The two men strolled side by side through the flower gardens behind No. 10 Downing Street yesterday, bearing no resemblance to the bitter rivals of last week's election. Instead, Britain's new Conservative prime minister, David Cameron, and his unlikely deputy, Liberal Democrat Nicholas Clegg, finished each other's sentences, patted each other's backs, and laughed at each other's jokes.
LONDON - The two men strolled side by side through the flower gardens behind No. 10 Downing Street yesterday, bearing no resemblance to the bitter rivals of last week's election. Instead, Britain's new Conservative prime minister, David Cameron, and his unlikely deputy, Liberal Democrat Nicholas Clegg, finished each other's sentences, patted each other's backs, and laughed at each other's jokes.
In their first joint public appearance since striking a landmark deal Tuesday to form a unity government, they insisted theirs was no marriage of convenience. Acting like old chums, they raised the curtain on a coalition they claimed would bridge the gap between right and left, conservative, and liberal. Their message: Maybe we all really can get along.
On Day One of their government, they gave some basis for that hope, unveiling a pact that showed the two sides had managed to find extraordinary common ground in Britain's first-ever peacetime coalition between conservatives and liberals. In fewer than five days after Thursday's vote yielded a majority for no party, they had radically rethought priorities in order to rule.
The Conservatives abandoned tax breaks for the wealthy to give them to the poor. The Liberals backed away from dismantling Britain's nuclear deterrent and supported harsher immigration laws. To their delight, the two camps found they both dislike big banks - they want to tax them, and maybe break them up - and share a desire to protect civil liberties. And they agreed avoiding a Greeklike debt crisis by cutting Britain's huge deficit - to start by slashing $9 billion in spending this year - is priority No. 1.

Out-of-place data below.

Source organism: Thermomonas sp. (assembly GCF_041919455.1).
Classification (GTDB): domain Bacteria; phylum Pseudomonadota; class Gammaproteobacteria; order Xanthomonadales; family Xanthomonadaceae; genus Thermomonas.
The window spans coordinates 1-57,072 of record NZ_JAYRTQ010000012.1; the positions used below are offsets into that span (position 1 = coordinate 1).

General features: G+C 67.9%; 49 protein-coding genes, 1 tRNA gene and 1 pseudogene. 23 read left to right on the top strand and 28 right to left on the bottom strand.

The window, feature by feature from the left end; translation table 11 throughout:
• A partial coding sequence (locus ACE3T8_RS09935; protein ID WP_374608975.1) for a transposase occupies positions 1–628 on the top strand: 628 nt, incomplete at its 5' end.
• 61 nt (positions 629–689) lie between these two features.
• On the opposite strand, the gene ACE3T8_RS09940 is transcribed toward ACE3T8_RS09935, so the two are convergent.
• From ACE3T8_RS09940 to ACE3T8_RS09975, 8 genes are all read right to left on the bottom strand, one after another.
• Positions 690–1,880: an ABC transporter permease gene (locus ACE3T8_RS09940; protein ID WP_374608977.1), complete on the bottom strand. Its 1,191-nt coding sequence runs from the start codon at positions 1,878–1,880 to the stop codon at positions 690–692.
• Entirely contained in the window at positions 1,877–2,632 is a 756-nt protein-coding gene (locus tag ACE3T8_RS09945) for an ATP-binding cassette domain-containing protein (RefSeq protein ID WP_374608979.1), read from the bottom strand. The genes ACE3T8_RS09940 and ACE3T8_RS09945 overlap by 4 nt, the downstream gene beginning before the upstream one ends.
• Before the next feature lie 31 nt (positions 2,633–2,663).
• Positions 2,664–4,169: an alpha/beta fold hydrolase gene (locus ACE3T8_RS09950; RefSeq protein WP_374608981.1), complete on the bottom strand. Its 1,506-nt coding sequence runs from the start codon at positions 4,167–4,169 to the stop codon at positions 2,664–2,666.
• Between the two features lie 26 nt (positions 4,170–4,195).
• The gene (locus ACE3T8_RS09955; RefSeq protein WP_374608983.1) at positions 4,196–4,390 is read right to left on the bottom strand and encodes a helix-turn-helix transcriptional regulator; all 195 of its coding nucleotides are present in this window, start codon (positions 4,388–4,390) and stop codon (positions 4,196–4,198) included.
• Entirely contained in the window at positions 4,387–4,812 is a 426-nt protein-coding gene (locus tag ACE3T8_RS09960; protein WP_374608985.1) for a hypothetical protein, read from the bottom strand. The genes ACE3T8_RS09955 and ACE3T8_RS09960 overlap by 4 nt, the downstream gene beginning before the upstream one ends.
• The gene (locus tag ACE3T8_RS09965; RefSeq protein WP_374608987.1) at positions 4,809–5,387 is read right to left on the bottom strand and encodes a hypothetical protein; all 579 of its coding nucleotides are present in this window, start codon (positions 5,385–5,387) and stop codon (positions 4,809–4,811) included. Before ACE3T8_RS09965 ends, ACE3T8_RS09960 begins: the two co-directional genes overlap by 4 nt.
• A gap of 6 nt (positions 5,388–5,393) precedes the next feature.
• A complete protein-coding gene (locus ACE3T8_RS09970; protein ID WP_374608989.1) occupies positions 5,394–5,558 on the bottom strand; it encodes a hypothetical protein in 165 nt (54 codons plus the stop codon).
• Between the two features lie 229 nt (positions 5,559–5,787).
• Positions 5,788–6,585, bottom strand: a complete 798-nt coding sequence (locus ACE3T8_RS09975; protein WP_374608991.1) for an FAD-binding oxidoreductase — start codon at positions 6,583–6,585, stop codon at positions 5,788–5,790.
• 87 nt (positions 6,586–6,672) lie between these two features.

In language that raised the eyebrows of seasoned observers, Mr. Cameron, a distant cousin of Queen Elizabeth II, described the new alliance as fundamentally "progressive." Together, he said, he and Mr. Clegg will usher in an era "where cooperation wins out over confrontation, where compromise, where give and take, where reasonable grown-up behavior, is not a sign of weakness, but a show of strength."
The media dubbed the event "the Dave and Nick Show." "It is a novel sight for Britain, after all the political bickering, to have two rivals standing outside No. 10 shaking hands in a grand partnership for the good of the nation," said Andrew Rawnsley, a commentator for the Observer. "However bogus that rhetoric might become over time, at least initially, voters find the idea of these two working together in a different spirit a pretty attractive idea."
Mr. Cameron and Mr. Clegg are centrists who share a certain chemistry: They are both upper-class, well-educated Brits in their early 40s. But elements within their parties are more extreme, and the coalition will be tested by the parties' bases as they try to agree on legislation. Just in case, they are writing an insurance policy: a law requiring a 55 percent vote to bring down the new government before May, 2015.
The coalition will be aided, at least initially, by fractured opposition from Labour, rudderless after Prime Minister Gordon Brown's resignation and facing a leadership struggle that could see ex-Foreign Minister David Miliband running against brother Ed Miliband, Mr. Brown's climate-change chief.
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